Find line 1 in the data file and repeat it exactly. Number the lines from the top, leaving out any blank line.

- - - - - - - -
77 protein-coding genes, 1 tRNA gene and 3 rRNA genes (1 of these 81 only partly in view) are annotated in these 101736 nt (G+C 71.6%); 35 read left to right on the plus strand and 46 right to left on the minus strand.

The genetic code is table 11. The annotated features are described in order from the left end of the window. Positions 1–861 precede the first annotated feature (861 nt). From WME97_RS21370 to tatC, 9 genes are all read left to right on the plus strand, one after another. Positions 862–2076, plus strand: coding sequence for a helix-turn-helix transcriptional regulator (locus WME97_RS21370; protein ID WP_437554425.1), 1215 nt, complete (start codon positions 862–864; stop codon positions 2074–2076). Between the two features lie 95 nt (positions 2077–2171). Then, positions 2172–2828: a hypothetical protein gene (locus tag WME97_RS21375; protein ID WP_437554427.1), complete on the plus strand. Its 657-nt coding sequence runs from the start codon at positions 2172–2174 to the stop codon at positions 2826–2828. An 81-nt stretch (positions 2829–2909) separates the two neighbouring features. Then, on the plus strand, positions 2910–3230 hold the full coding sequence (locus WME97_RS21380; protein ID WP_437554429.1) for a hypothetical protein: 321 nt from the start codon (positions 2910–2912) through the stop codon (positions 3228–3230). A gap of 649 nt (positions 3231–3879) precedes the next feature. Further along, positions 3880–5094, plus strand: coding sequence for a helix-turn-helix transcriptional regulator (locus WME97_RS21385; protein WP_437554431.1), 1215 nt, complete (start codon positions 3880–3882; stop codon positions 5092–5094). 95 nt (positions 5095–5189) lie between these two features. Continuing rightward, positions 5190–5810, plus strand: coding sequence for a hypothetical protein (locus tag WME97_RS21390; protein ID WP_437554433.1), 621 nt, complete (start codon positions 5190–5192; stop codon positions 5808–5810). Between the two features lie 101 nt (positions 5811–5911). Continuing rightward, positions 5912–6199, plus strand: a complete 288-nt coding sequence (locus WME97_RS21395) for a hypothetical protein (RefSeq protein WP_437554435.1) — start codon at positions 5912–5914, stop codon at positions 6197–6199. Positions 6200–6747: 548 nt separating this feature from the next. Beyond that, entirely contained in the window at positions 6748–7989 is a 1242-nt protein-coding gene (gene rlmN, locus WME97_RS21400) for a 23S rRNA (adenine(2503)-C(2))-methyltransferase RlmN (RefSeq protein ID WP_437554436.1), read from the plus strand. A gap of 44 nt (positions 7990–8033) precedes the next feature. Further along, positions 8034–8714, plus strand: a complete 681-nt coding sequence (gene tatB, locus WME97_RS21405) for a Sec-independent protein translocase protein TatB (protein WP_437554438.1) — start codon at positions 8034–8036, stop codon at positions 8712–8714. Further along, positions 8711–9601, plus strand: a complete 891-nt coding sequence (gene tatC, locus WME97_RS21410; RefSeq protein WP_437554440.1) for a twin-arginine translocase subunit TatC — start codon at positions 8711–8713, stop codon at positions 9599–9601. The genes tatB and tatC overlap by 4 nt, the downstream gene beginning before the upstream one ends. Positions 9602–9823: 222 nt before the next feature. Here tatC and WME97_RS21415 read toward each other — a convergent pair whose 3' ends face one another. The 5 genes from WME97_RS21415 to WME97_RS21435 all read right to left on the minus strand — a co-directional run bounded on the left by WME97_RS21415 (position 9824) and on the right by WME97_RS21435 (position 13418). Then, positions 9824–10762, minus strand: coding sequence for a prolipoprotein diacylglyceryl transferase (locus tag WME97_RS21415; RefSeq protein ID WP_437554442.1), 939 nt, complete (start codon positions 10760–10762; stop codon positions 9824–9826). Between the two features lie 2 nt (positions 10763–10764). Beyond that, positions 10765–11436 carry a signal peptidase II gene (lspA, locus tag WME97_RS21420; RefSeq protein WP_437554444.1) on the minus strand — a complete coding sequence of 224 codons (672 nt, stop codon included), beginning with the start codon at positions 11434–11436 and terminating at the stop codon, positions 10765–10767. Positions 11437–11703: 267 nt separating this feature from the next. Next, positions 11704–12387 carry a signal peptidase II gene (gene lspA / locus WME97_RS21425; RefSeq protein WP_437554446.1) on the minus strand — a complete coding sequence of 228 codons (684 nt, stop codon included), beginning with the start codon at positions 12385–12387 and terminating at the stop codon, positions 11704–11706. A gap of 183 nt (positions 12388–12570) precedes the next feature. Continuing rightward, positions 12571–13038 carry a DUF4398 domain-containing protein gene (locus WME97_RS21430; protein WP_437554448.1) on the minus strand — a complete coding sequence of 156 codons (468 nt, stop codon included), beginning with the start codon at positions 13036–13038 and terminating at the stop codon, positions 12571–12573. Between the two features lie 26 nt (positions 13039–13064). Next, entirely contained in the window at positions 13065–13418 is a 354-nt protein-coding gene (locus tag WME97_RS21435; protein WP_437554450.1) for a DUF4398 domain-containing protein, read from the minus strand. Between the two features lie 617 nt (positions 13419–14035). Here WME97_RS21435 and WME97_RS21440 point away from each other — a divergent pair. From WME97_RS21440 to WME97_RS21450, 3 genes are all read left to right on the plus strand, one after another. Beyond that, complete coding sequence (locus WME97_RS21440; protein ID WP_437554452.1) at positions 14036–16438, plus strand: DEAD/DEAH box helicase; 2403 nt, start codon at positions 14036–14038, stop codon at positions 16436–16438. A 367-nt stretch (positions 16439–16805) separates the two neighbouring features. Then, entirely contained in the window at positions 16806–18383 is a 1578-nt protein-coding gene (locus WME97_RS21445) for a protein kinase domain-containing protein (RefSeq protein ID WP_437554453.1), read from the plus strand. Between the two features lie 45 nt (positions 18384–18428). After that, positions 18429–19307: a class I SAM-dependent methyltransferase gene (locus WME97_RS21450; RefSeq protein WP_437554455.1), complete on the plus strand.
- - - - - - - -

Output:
77 protein-coding genes, 1 tRNA gene and 3 rRNA genes (1 of these 81 only partly in view) are annotated in these 101736 nt (G+C 71.6%); 35 read left to right on the plus strand and 46 right to left on the minus strand.